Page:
To many he's just that eerie, stilted voice of The Twilight Zone, but to others he was an incredibly talented writer and mind behind one of the most popular TV shows of its time -- and still today holding its own. Rod Serling was widely celebrated, winning 6 Emmies, the Peabody, 2 Golden Globes, and 2 Writer's Guild of America awards during his unfortunately short career. Three months prior to his death, Serling gave his final interview in which he talks at length about screenwriting: his process, his motivation, and how he dealt with rejection early on in his career.
Many of us grew up watching and enjoying The Twilight Zone, unfortunately for those in my generation, we could only experience it through reruns on basic cable -- probably during the most monotonous hour of a Sunday afternoon. The show has a massive cult following today and is considered a mainstay of pop culture. But, what of the man behind it all?
Serling offers great insight in this expansive interview -- questions ranging anywhere from how important he thinks screenplays are to production to who or what he'd like to be if reincarnated. The most intriguing of them, though, center around his craft of screenwriting.
When asked why he writes, he replies:
Why do I write? I guess that's been asked of every writer. I don't know. It isn't any massive compulsion. I don't feel, you know, God dictated that I should write. You know, thunder rents the sky and a bony finger comes down from the clouds and says, "You. You write. You're the anointed." I never felt that. I suppose it's part compulsion, part a channel for what your brain is churning up.
Another question that every writer is asked is about their process. Serling admits that he doesn't find any enjoyment in "the process," rather in finding that it "zings" or has "great warmth and import" -- and is successful, of course." He describes his writing habits: 3 hours of writing per day, but describes his "pre-writing routine" as "endless."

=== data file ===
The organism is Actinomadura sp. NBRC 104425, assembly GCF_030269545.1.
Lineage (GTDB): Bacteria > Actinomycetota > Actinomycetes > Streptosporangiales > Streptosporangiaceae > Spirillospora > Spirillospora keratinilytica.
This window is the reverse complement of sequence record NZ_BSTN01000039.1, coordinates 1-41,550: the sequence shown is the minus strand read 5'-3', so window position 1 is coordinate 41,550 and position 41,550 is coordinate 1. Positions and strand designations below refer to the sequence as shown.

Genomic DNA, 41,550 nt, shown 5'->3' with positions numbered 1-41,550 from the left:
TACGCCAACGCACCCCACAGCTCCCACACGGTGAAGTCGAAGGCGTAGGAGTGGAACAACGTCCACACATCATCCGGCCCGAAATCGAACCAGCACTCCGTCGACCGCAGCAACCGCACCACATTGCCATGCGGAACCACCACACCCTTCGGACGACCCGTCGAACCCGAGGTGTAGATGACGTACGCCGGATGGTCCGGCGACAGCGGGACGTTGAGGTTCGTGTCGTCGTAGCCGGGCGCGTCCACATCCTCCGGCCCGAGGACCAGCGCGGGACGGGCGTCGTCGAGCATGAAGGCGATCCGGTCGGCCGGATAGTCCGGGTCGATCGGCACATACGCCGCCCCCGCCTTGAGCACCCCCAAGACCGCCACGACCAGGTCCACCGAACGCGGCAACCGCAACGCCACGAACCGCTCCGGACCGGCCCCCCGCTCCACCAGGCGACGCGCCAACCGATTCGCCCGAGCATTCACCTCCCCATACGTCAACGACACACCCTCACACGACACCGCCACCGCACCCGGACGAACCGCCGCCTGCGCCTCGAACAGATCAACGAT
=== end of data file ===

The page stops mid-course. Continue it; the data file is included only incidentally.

Recalling back to his early days as a writer, Serling remembers feeling the painful sting of rejection, but insists that the sting becomes less severe over time -- especially if you're financially stable:
It's gotten easier because now it's only a blow to ego, it's no longer a blow to pocketbook. I'm sufficiently independent to know that I can live well and comfortably all the rest of my life whether I'm rejected or not. In the old days, Linda, you were rejected, and not only was a piece of your flesh cut to pieces, your pocketbook was destroyed. You know—you don't have bread for rent -- You can become much more independent, much more courageous with a bank account. And also, much more independent and self-reliant when you know you have money behind you. But rejection is still rejection. It's a very difficult, bleeding process.
This struck me as a pretty whimsical stance for a military man who admits in the interview that he can't remember the last time he cried: when asked if he had anything encouraging to say to screenwriters going through endless rejection, he replied:
Somehow, some way, incredibly enough, good writing ultimately gets recognized. I don't know how that happens but it does. If you're really a good writer and deserve that honored position, then by God, you'll write, and you'll be read, and you'll be produced somehow. It just works that way. If you're just a simple ordinary day-to-day craftsman, no different than most, then the likelihood is that you probably won't make it in writing. You're going to wind up either getting married, working for an insurance company, joining the regular army, or what-all. But if you have a spark in you, a cut above the average, I think ultimately you make it.
Although he may not be the quintessential screenwriting sage we'd typically go to for insight, there is much to be learned from Serling, especially from his interview.
What do you think about Rod Serling's thoughts on screenwriting? What stuck out to you? Let us know in the comments.